Searching for giant planets in the outer Solar System with far-infrared all-sky surveys

Sedgwick, Chris and Serjeant, Stephen (2022). Searching for giant planets in the outer Solar System with far-infrared all-sky surveys. Monthly Notices of the Royal Astronomical Society, 515(4) pp. 4828–4837.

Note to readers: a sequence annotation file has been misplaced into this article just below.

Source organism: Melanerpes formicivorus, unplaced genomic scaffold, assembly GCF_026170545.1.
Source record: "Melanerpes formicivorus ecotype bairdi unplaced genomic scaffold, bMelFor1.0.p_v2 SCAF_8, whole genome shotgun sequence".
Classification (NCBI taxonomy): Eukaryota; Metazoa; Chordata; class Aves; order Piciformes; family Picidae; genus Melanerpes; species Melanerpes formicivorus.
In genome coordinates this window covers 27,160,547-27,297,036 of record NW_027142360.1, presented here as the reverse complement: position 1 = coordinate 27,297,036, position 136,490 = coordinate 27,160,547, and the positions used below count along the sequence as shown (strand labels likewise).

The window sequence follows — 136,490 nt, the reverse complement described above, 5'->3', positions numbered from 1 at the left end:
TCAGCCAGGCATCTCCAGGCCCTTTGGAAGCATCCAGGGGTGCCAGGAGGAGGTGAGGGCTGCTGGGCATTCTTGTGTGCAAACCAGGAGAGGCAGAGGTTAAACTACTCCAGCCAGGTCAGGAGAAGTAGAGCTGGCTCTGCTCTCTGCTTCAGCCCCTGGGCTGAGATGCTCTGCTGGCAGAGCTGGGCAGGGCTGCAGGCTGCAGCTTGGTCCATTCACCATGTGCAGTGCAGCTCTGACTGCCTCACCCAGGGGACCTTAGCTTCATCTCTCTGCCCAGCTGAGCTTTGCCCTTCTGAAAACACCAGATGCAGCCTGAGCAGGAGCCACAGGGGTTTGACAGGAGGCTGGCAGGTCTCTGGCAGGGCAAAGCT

We have explored a method for finding giant planets in the outer Solar System by detecting their thermal emission and proper motion between two far-infrared all-sky surveys separated by 23.4 years, taken with the InfraRed Astronomical Satellite (IRAS) and the AKARI Space Telescope. An upper distance limit of about 8000 AU is given by both the sensitivities of these surveys and the distance at which proper motion becomes too small to be detected. This paper covers the region from 8000 AU to 700 AU. We have used a series of filtering and SED-fitting algorithms to find candidate pairs, whose IRAS and AKARI flux measurements could together plausibly be fitted by a Planck thermal distribution for a likely planetary temperature. Theoretical studies have placed various constraints on the likely existence of unknown planets in the outer Solar system. The main observational constraint to date comes from a WISE study: an upper limit on an unknown planet’s mass out into the Oort cloud. Our work confirms this result for our distance range, and provides additional observational constraints for lower distances and planetary masses, subject to the proviso that the planet is not confused with Galactic cirrus. We found 535 potential candidates with reasonable spectral energy distribution (SED) fits. Most would have masses close to or below that of Neptune (∼0.05 Jupiter mass), and be located below 1000 AU. However, examination of the infrared images of these candidates suggests that none is sufficiently compelling to warrant follow-up, since all are located inside or close to cirrus clouds, which are most likely the source of the far-infrared flux.

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